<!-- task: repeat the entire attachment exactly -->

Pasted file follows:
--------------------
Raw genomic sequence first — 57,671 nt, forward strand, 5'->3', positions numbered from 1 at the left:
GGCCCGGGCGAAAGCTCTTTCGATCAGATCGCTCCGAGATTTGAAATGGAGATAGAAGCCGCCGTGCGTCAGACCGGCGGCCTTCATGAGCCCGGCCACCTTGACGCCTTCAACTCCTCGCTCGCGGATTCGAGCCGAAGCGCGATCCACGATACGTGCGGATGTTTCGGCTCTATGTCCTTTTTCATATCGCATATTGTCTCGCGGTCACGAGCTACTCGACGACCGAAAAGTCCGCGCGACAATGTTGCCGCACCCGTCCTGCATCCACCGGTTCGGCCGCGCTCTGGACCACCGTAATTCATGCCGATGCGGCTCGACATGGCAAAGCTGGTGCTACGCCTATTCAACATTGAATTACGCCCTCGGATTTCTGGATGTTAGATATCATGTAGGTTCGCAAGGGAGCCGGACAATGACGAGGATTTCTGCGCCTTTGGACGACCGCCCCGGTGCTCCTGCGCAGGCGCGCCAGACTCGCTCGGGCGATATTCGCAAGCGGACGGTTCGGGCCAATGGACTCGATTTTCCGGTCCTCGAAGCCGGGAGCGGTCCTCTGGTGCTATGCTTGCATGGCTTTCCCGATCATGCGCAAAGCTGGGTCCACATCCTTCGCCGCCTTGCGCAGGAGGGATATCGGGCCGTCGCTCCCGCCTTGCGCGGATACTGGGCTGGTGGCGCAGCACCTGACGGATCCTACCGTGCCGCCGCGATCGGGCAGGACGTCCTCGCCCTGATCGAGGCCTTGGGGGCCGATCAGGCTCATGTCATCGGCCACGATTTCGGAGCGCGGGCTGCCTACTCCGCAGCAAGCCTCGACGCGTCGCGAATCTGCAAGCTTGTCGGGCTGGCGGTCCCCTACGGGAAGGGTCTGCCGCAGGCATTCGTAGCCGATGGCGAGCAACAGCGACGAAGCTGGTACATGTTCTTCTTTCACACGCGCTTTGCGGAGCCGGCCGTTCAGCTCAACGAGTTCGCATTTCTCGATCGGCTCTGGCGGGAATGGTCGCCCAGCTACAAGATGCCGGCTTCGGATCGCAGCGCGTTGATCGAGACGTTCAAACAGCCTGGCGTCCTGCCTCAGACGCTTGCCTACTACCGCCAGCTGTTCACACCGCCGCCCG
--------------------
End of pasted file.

Raw genomic sequence first — 57,671 nt, forward strand, 5'->3', positions numbered from 1 at the left:
GGCCCGGGCGAAAGCTCTTTCGATCAGATCGCTCCGAGATTTGAAATGGAGATAGAAGCCGCCGTGCGTCAGACCGGCGGCCTTCATGAGCCCGGCCACCTTGACGCCTTCAACTCCTCGCTCGCGGATTCGAGCCGAAGCGCGATCCACGATACGTGCGGATGTTTCGGCTCTATGTCCTTTTTCATATCGCATATTGTCTCGCGGTCACGAGCTACTCGACGACCGAAAAGTCCGCGCGACAATGTTGCCGCACCCGTCCTGCATCCACCGGTTCGGCCGCGCTCTGGACCACCGTAATTCATGCCGATGCGGCTCGACATGGCAAAGCTGGTGCTACGCCTATTCAACATTGAATTACGCCCTCGGATTTCTGGATGTTAGATATCATGTAGGTTCGCAAGGGAGCCGGACAATGACGAGGATTTCTGCGCCTTTGGACGACCGCCCCGGTGCTCCTGCGCAGGCGCGCCAGACTCGCTCGGGCGATATTCGCAAGCGGACGGTTCGGGCCAATGGACTCGATTTTCCGGTCCTCGAAGCCGGGAGCGGTCCTCTGGTGCTATGCTTGCATGGCTTTCCCGATCATGCGCAAAGCTGGGTCCACATCCTTCGCCGCCTTGCGCAGGAGGGATATCGGGCCGTCGCTCCCGCCTTGCGCGGATACTGGGCTGGTGGCGCAGCACCTGACGGATCCTACCGTGCCGCCGCGATCGGGCAGGACGTCCTCGCCCTGATCGAGGCCTTGGGGGCCGATCAGGCTCATGTCATCGGCCACGATTTCGGAGCGCGGGCTGCCTACTCCGCAGCAAGCCTCGACGCGTCGCGAATCTGCAAGCTTGTCGGGCTGGCGGTCCCCTACGGGAAGGGTCTGCCGCAGGCATTCGTAGCCGATGGCGAGCAACAGCGACGAAGCTGGTACATGTTCTTCTTTCACACGCGCTTTGCGGAGCCGGCCGTTCAGCTCAACGAGTTCGCATTTCTCGATCGGCTCTGGCGGGAATGGTCGCCCAGCTACAAGATGCCGGCTTCGGATCGCAGCGCGTTGATCGAGACGTTCAAACAGCCTGGCGTCCTGCCTCAGACGCTTGCCTACTACCGCCAGCTGTTCACACCGCCGCCCG